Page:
Some of the most passionate interpreters of poverty in the U.S. South have been educated Northerners like W.E.B. Du Bois, Walker Evans and James Agee. Evans and Agee’s book of photographs and essays, Let Us Now Praise Famous Men, captured the destitute lives of white Southern tenant farmers during the Great Depression. Evans, Owen Edwards writes at Smithsonian, “wrote the story of America with his camera.” He passed that legacy to students while teaching at Yale, including another Northern chronicler of the South, Baldwin Lee, who began traveling through Louisiana, Florida, Georgia, and other Southern states in the early 1980s.
“Walker Evans had photographed in this area 50 years earlier,” says Lee. “When I was travelling and looking at places he had gone, it shocked me that absolutely nothing had changed. You believed you had stepped back into 1935.” He did not travel South specifically to document the down-and-out. After he became a professor at the University of Tennessee, Lee undertook a 2,000-mile journey through the region, photographing everything that caught his eye. When he returned to his darkroom, he found that portraits of black Americans living in poverty moved him deeply, perhaps because of his own background as a struggling first-generation Chinese immigrant growing up in Manhattan’s Chinatown.
“My work is different from a lot of other people’s work in that I was not particularly interested in the general situation,” say Lee. “It was not my goal to document poverty or economic injustice. It was always based on a very specific human aspect.” Still, these photographs—most of them from 1984-85—show people living in exactly the same conditions that predominated centuries earlier, as Lee himself couldn’t help but notice. As commentary on the times, they tell a story about the country in the late-20th century that resonates loudly in the 21st.
In 1984, President Ronald Reagan’s first term was coming to an end. In announcing his second campaign, the conservative incumbent accused his political rivals of looking backward: “Their government—their government sees people only as members of groups. Ours serves all the people of America as individuals. Theirs lives in the past, seeking to apply the old and failed policies to an era that has passed them by. Ours learns from the past and strives to change by boldly charting a new course for the future.”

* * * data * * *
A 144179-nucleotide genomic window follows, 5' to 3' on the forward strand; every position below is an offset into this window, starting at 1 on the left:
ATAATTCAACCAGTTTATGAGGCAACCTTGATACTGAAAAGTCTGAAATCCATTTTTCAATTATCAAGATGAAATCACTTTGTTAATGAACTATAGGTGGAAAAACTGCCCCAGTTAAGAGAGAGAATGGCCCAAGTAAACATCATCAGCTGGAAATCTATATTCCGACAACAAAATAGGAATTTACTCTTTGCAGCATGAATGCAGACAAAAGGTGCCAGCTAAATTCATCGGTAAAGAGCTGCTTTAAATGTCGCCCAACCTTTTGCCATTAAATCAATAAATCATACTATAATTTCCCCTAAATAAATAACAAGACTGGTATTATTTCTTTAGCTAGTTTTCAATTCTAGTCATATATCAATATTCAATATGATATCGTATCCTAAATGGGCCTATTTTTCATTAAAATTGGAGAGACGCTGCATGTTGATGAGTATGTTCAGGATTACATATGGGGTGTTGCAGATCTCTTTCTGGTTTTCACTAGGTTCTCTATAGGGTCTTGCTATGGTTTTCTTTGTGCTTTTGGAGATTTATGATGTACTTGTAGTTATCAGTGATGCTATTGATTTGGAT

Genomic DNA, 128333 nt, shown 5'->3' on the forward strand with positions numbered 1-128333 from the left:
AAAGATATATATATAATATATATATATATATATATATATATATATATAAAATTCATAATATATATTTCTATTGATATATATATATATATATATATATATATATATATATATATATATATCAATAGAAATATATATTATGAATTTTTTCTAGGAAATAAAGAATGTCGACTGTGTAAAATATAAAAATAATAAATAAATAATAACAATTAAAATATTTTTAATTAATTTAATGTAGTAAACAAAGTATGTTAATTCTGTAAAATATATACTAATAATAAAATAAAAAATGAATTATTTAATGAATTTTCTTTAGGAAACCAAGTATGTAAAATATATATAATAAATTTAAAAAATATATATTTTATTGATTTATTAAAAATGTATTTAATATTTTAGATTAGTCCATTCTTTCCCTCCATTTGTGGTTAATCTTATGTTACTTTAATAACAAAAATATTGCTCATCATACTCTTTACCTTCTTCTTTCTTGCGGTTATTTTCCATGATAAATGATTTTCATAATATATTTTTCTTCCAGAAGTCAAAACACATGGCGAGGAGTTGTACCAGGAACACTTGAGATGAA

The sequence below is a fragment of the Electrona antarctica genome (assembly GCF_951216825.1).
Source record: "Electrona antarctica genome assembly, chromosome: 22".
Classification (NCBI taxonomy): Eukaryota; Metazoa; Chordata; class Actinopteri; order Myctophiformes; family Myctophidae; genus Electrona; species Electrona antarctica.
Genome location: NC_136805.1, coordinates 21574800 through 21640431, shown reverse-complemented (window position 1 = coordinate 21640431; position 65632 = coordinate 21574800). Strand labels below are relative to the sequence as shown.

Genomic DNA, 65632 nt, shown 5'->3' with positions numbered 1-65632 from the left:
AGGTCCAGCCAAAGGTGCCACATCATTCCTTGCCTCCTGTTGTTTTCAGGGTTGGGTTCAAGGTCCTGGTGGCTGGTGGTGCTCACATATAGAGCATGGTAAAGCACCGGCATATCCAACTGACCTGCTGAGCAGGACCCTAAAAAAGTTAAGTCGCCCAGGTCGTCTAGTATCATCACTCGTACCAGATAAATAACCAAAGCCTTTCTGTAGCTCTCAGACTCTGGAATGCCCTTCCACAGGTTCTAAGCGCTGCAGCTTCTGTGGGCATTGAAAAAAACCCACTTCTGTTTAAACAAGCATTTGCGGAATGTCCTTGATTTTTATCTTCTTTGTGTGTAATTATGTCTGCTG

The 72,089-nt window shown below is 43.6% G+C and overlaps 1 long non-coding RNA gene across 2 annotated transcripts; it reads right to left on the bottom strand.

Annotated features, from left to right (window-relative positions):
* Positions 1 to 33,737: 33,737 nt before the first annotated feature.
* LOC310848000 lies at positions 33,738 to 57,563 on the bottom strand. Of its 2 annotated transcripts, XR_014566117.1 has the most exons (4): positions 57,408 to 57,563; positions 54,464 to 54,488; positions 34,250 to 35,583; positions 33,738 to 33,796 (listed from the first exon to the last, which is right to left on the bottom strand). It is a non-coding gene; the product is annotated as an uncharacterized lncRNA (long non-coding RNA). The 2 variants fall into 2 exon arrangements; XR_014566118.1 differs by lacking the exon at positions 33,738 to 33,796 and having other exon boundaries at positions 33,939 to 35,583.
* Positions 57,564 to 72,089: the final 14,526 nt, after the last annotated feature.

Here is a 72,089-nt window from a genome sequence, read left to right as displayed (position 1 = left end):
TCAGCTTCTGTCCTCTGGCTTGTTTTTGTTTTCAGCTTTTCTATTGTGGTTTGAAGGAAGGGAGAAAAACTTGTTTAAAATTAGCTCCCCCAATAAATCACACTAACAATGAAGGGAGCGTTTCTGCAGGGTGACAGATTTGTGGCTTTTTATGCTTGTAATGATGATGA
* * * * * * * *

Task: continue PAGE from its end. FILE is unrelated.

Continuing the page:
Yet somehow the same groups of people were historically left out of trickle-down economic policies and the promise of the president’s 1980 campaign slogan, “Let’s make America great again.” But one cannot point to a single bad actor. The two major political parties had swapped the executive office back and forth seven times between the Great Depression and the first, 1980 iteration of “Make America Great Again.” None of the country’s leadership had been able or willing, as longshot Democratic candidate Jesse Jackson said at the time, to “lift the boats stuck at the bottom” despite a New Deal, Great Society, and War on Poverty.
This may not have been the story Lee first set out to tell but it’s hard not to see it in his photographic series, collected as Black Americans in the South, which documents incredible resilience in the face of crushing poverty. One image in particular, of four young children standing hand-in-hand before Nashville’s full-scale replica of the Parthenon, seems like explicit commentary on the gulf between democratic ideals and harsh reality. “I suspect,” writes photographer Mark Steinmetz at Time, “that few are aware of the accomplishments of Baldwin Lee, who, photographing in the South 30 years ago, produced a body of work that is among the most remarkable in American photography of the past half century.”
These photographs are as essential to telling the country’s story as those of Lee’s onetime mentor Walker Evans’ of the American South at the height of the Depression. See Lee’s full online exhibition here.
via Huck magazine
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